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Mozart and R. Strauss: Scottish Chamber Orchestra, Radovan Vlatković, Sir Charles Mackerras (conductor), Queen’s Hall, Edinburgh, 14.1.2010 (SRT)

Symphony No. 35 “Haffner”
Strauss: Horn Concerto No. 1, Le Bourgeois Gentilhomme


Few things can bring a smile to the face like an evening spent in the company of Sir Charles Mackerras. One of our finest living conductors, he is more capable than ever of conjuring the most magnificent sounds from an orchestra. What was immediately evident in last night’s performance was the warmth of affection between Mackerras and the Scottish Chamber Orchestra. Their many years of working together produce an atmosphere of being so entirely comfortable with one another that the listener feels that they could achieve almost anything. Mackerras and the orchestra have recently finished recording a new disc for Linn (to be released in March) featuring Mozart’s Symphonies 29, 31, 32, 35 and 36, so it is in no way surprising that tonight’s performance of the Haffner Symphony should sparkle with such familiarity and fun. This was a performance of extroverted good humour, with some tremendous spotlighting from the brass in particular. Sir Charles is also capable of a few surprises: some of the violin figurations at the end of the finale actually made me laugh out loud! It bodes extremely well for the upcoming CD release.

One might perhaps not instantly associate the SCO with the music of Richard Strauss – his vast soundscapes lend themselves more readily to bigger forces and venues – but on the basis of this evening the SCO came close to sounding like something of a crack Strauss team. They played the youthful first horn concerto with all the scale and grandeur of a full scale symphony orchestra, riding the crest of the first movement’s exuberance and caressing the melancholy of the second. Radovan Vlatković’s horn playing was extraordinary, capturing the Alpine clarion call of the opening as ably as the dazzling closing roulades. Perhaps the finest moment was the soloist’s delectable interaction with the woodwinds during the finale. This piece really glowed golden, helped by the intimate acoustic of the Queen’s Hall.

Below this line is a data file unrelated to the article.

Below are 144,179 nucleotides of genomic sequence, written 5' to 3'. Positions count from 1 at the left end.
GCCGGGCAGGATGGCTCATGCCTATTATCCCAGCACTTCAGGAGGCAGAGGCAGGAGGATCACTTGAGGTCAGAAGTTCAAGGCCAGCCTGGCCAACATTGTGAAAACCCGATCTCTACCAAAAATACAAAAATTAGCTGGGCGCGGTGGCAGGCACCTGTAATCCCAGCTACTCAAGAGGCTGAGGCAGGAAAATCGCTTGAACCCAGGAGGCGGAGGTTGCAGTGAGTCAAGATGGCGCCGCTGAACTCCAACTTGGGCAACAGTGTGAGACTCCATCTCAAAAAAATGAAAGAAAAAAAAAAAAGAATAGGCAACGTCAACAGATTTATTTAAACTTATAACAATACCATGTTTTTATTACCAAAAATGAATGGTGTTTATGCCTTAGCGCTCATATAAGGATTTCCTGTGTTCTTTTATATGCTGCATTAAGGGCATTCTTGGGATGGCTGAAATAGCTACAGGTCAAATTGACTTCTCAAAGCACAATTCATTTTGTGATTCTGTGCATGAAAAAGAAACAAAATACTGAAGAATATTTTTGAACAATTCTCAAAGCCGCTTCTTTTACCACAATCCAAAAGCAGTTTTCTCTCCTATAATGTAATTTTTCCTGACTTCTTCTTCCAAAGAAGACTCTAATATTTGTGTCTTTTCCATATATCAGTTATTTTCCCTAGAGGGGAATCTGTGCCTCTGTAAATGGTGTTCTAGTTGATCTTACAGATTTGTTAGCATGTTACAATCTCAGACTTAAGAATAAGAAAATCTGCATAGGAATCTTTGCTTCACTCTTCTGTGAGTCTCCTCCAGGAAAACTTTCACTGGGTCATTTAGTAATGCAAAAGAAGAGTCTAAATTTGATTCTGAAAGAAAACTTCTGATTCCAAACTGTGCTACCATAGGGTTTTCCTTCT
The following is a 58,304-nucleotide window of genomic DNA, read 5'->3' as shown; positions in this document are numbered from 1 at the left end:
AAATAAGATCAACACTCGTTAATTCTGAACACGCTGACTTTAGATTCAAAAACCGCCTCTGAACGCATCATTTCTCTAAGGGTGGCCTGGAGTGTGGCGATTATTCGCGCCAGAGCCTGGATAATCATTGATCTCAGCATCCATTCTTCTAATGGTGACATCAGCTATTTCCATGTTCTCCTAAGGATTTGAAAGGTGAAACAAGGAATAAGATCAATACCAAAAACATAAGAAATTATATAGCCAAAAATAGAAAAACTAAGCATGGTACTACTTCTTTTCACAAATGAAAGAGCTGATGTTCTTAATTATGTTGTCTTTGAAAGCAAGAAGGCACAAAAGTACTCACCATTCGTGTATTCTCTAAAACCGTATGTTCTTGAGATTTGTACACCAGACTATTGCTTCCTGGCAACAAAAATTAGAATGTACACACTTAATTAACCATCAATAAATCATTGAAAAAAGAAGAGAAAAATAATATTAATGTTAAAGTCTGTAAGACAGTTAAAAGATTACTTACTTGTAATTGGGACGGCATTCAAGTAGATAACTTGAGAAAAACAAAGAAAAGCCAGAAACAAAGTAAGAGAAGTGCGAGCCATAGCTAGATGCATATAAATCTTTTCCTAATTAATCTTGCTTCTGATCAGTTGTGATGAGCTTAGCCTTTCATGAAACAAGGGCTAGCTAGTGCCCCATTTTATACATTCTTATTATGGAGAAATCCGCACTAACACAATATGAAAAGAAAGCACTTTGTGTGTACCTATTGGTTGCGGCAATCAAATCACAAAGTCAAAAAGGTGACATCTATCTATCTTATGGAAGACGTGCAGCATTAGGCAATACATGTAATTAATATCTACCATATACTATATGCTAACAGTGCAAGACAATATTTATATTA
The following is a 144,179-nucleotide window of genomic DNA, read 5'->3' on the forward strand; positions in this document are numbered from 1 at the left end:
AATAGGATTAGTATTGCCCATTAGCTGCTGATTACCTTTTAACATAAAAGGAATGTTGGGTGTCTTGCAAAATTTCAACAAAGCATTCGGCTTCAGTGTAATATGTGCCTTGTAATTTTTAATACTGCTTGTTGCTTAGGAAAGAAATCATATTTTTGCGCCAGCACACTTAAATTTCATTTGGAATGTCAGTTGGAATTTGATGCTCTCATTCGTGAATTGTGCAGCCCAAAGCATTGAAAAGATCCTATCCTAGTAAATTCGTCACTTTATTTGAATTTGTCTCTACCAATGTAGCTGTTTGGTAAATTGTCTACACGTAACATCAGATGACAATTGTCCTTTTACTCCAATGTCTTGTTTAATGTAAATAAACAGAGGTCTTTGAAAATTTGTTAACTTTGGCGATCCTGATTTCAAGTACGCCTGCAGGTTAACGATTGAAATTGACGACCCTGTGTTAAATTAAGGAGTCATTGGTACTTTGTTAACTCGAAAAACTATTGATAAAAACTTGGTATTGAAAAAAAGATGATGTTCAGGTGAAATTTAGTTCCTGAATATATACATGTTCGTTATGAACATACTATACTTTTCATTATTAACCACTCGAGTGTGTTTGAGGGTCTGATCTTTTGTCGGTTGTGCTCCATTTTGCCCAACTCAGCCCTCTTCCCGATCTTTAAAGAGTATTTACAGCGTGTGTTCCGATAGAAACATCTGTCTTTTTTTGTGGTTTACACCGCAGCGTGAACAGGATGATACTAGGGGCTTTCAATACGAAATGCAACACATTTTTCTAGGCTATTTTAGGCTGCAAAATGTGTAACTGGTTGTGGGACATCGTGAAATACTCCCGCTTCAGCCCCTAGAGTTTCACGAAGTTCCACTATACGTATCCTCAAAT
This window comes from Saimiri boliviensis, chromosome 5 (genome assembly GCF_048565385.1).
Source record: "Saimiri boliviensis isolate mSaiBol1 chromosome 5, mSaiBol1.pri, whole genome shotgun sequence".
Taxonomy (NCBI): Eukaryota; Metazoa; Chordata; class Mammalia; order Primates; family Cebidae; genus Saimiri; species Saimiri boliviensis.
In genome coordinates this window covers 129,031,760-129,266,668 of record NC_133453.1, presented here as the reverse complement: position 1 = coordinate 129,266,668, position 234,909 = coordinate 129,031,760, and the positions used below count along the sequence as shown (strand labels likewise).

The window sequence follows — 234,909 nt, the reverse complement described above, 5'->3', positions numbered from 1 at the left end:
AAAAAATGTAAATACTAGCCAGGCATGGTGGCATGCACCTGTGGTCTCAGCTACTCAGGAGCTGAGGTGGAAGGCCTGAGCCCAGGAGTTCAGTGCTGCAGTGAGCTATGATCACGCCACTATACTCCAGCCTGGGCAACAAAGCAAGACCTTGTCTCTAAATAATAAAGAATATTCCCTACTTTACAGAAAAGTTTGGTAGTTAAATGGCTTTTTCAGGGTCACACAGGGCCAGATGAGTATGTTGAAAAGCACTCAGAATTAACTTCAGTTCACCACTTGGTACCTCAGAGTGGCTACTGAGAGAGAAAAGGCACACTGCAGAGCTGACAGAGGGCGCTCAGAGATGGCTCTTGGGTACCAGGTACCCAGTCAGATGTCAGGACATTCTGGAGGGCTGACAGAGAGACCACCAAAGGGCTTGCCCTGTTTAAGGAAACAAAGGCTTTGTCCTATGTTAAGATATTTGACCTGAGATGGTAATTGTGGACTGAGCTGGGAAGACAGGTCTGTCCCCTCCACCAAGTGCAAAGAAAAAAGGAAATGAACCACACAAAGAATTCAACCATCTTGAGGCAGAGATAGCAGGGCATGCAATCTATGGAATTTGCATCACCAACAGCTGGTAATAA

Strauss’s music for Le Bourgeois Gentilhomme is effectively the off-cuts of a double bill which would eventually become Ariadne auf Naxos. In it Strauss shows off his incredible skill as an orchestrator in tracing the fortunes of Molière’s Monsieur Jordain, allowing every section of the orchestra to shine in turn. The final number accompanies a dinner as each dish is laid out, and I couldn’t help but feel that Strauss himself was laying out his skills for us to sample in the same way. The entry of the tailors, for example, put me in mind of the Marschallin’s hairdresser, while the ungainly trombones brilliantly illustrate Jordain’s lack of skill as a fencer. Bradley Creswick made a special guest appearance as leader so as to take on the fiendish but delightful violin solo, but every section had its own moment in the limelight in a truly delightful suite, full of homages to the French Baroque. But the real wizard of the evening was Mackerras himself, now in his 85th year but sounding as young as ever, pointing every phrase and rhythm with the vigour and intelligence that have made him so well loved. The orchestra have recently been in the studio recording both Le Bourgeois Gentilhomme and Ariadne auf Naxos. The results, to be released on Chandos, are sure to be very exciting.

Simon Thompson

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